Masters gets underway in Augusta

 

An eagle on a hole where he once took nine gave Padraig Harrington a superb start to The Masters at Augusta today.

The 40-year-old Dubliner is trying to break a hoodoo again this year after winning the curtain-raising par three competition for a record third time.

But the chances of him doing it were certainly improved by a long drive down the 575-yard second and an approach which just carried the front nine and ran about eight feet past the flag.

It was three years ago that it had been a very different story on the hole.

Harrington was Open and USPGA champion then, but his bid for a third successive major victory effectively ended in the third round when he got into all sorts of trouble after a bad drive left into trees and ran up a quadruple bogey.

Despite a slump since then to 96th in the world, his game is clearly not in terrible shape. He began the Transitions Championship in Florida three weeks ago with a career-low 61 and in the par three competition covered the nine holes in a five under par 22.

That was matched by American Jonathan Byrd, but they were declared joint winners when the event was cancelled because of a thunderstorm.

Harrington did follow his eagle with a bogey at the difficult short fourth, however, and so was only sharing top spot with American trio Stewart Cink, Rickie Fowler and Kyle Stanley, Australian Aaron Baddeley and Japanese amateur Hideki Matsuyama, the only player in the first 33 to start with a birdie.

The action began at 7.40am local time with Gary Player joining Jack Nicklaus and Arnold Palmer as honorary starters - and showing them what he is still capable of.

The 76-year-old South African followed 82-year-old Palmer onto the tee for a ceremonial opening drive and found the middle of the fairway some 250 yards away.

It was around 50 yards further than Palmer and 72-year-old Nicklaus then split the difference between them.

With that the trio, who used to be known as golf's "Big Three" - they have 13 Masters titles between them - retired to the clubhouse and allowed the tournament proper to begin.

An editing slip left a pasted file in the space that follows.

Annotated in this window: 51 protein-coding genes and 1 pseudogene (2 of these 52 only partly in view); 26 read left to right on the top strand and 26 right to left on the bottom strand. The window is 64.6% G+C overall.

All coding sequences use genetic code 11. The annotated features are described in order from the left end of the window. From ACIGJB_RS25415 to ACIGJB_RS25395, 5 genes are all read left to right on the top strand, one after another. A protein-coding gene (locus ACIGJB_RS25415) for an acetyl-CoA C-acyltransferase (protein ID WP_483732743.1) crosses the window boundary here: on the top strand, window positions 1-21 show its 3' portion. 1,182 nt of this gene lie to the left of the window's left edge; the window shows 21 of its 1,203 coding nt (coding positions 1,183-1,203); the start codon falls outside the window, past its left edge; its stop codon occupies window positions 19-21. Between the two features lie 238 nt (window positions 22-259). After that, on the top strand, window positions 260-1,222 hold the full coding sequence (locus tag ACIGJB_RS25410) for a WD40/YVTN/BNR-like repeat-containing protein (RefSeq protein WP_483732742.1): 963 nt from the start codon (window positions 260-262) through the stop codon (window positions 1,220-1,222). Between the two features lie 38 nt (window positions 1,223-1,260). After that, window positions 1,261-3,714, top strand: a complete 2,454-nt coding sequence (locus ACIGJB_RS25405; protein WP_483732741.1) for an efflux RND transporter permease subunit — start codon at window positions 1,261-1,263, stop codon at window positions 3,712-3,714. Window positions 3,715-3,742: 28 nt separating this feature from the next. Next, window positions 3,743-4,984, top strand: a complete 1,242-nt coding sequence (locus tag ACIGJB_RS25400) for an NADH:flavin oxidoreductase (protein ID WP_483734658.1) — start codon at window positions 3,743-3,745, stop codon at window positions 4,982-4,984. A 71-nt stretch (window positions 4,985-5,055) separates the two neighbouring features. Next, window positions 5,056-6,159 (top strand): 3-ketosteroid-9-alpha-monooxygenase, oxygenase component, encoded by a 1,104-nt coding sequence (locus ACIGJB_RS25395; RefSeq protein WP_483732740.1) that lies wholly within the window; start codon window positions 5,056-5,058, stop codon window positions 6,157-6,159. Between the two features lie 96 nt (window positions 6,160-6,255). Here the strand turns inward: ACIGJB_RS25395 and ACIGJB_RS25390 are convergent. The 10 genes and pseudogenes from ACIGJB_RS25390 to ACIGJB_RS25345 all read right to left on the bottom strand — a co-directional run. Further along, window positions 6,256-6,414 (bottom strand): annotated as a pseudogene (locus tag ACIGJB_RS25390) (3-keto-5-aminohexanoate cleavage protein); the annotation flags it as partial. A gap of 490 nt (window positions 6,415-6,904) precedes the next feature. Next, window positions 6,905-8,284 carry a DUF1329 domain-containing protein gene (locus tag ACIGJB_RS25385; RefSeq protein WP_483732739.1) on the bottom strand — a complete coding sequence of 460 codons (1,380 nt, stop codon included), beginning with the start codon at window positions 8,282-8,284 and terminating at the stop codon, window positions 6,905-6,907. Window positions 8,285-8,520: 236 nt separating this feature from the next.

Conditions were perfect for the early starters. Torrential rain on Tuesday night had softened up Augusta National and it was a bright, still morning as the 76th Masters began.

Scotland's Paul Lawrie, back in the event for the first time since 2004, followed seven opening pars with a bogey at the long eighth, while England's Ross Fisher had bogey fours on the fourth and sixth.

Compatriot Justin Rose, winner of the season's second world championships last month, set off with two regulation pars as many of the crowd waited for four-time winner Tiger Woods to begin his challenge.

He was being followed by world number one Luke Donald, but Rory McIlroy, whose runaway US Open victory last June came two months after he blew The Masters with a closing 80, was out in the penultimate group of the day at 1.42pm local time.

Woods, winner on his last start, single-putted the first three holes, but only the last of them was for birdie.

His hooked drive hit a tree off the opening tee, but he saved par from eight feet and then made a six-footer for par on the next after again going left and this time taking a penalty drop.

At the 350-yard third, his pitch finished just under 10 feet from the flag and he converted that to move into a large group on one under.

New leader on three under was Swede Henrik Stenson, who matched Harrington's eagle and then birdied the fifth, while second on his own was German Martin Kaymer.

The former world number one has yet to make the cut on the course, but after an opening bogey he reached the turn in 34 and remained two under with seven to play.

Harrington started for home one under and Lawrie joined him, Woods and a whole host of others by making eagle at the long 13th.

Donald bogeyed the first after pushing his drive into the trees, but two-putted the next to return to level par alongside Rose, who parred the first seven.

Fisher birdied seven and eight, but a four at the short 12th put him one over again.

The field was reduced to 95 when 1998 winner Mark O'Meara followed Dustin Johnson in withdrawing because of injury.

That left Scot Martin Laird playing in a two-ball with American Chez Reavie. He parred the first two holes, but compatriot Sandy Lyle, the 1988 champion, followed an opening bogey with a seven at the second after hooking deep into the trees.

Lawrie had never managed an eagle in 14 previous rounds at Augusta, but when he made it two in three holes on the 530-yard 15th he joined Stenson in the lead at three under.

The 43-year-old had never broken 70 before either, but three closing pars would give him a 69 and he achieved the first of them after narrowly avoiding the bunker at the short 16th.

PA

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